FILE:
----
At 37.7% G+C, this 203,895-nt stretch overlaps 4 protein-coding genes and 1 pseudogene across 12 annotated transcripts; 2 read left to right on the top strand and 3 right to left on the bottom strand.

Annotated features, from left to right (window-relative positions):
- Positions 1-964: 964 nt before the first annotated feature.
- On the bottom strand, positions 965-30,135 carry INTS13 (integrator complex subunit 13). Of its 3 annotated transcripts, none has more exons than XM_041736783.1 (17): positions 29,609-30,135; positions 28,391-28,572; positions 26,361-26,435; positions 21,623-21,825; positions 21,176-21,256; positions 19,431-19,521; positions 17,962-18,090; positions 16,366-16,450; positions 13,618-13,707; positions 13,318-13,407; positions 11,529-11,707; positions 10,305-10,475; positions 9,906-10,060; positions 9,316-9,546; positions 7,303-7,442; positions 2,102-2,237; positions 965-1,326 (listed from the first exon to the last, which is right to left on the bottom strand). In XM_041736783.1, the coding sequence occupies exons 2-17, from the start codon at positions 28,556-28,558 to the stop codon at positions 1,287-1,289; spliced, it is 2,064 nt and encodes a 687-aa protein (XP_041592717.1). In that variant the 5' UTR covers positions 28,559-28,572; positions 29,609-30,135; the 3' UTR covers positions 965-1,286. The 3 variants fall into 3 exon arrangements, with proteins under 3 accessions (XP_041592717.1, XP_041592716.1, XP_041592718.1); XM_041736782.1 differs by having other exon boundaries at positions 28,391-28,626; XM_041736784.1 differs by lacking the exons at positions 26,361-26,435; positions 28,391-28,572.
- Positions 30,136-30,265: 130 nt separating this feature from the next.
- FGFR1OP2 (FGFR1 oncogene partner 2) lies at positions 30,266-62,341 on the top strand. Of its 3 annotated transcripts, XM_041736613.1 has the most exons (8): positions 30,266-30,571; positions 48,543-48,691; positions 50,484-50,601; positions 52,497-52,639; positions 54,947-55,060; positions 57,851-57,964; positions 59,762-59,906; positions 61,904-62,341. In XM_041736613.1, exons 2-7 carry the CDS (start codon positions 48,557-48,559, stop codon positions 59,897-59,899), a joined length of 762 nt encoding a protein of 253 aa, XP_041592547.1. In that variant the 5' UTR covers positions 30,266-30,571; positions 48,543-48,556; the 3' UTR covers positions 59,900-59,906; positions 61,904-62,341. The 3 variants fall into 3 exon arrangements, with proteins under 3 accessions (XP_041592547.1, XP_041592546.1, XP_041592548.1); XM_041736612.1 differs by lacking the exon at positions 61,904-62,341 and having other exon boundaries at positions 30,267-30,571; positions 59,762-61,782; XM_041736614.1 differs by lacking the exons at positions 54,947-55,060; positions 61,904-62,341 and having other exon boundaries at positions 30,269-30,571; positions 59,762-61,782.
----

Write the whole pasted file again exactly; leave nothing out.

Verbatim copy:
At 37.7% G+C, this 203,895-nt stretch overlaps 4 protein-coding genes and 1 pseudogene across 12 annotated transcripts; 2 read left to right on the top strand and 3 right to left on the bottom strand.

Annotated features, from left to right (window-relative positions):
- Positions 1-964: 964 nt before the first annotated feature.
- On the bottom strand, positions 965-30,135 carry INTS13 (integrator complex subunit 13). Of its 3 annotated transcripts, none has more exons than XM_041736783.1 (17): positions 29,609-30,135; positions 28,391-28,572; positions 26,361-26,435; positions 21,623-21,825; positions 21,176-21,256; positions 19,431-19,521; positions 17,962-18,090; positions 16,366-16,450; positions 13,618-13,707; positions 13,318-13,407; positions 11,529-11,707; positions 10,305-10,475; positions 9,906-10,060; positions 9,316-9,546; positions 7,303-7,442; positions 2,102-2,237; positions 965-1,326 (listed from the first exon to the last, which is right to left on the bottom strand). In XM_041736783.1, the coding sequence occupies exons 2-17, from the start codon at positions 28,556-28,558 to the stop codon at positions 1,287-1,289; spliced, it is 2,064 nt and encodes a 687-aa protein (XP_041592717.1). In that variant the 5' UTR covers positions 28,559-28,572; positions 29,609-30,135; the 3' UTR covers positions 965-1,286. The 3 variants fall into 3 exon arrangements, with proteins under 3 accessions (XP_041592717.1, XP_041592716.1, XP_041592718.1); XM_041736782.1 differs by having other exon boundaries at positions 28,391-28,626; XM_041736784.1 differs by lacking the exons at positions 26,361-26,435; positions 28,391-28,572.
- Positions 30,136-30,265: 130 nt separating this feature from the next.
- FGFR1OP2 (FGFR1 oncogene partner 2) lies at positions 30,266-62,341 on the top strand. Of its 3 annotated transcripts, XM_041736613.1 has the most exons (8): positions 30,266-30,571; positions 48,543-48,691; positions 50,484-50,601; positions 52,497-52,639; positions 54,947-55,060; positions 57,851-57,964; positions 59,762-59,906; positions 61,904-62,341. In XM_041736613.1, exons 2-7 carry the CDS (start codon positions 48,557-48,559, stop codon positions 59,897-59,899), a joined length of 762 nt encoding a protein of 253 aa, XP_041592547.1. In that variant the 5' UTR covers positions 30,266-30,571; positions 48,543-48,556; the 3' UTR covers positions 59,900-59,906; positions 61,904-62,341. The 3 variants fall into 3 exon arrangements, with proteins under 3 accessions (XP_041592547.1, XP_041592546.1, XP_041592548.1); XM_041736612.1 differs by lacking the exon at positions 61,904-62,341 and having other exon boundaries at positions 30,267-30,571; positions 59,762-61,782; XM_041736614.1 differs by lacking the exons at positions 54,947-55,060; positions 61,904-62,341 and having other exon boundaries at positions 30,269-30,571; positions 59,762-61,782.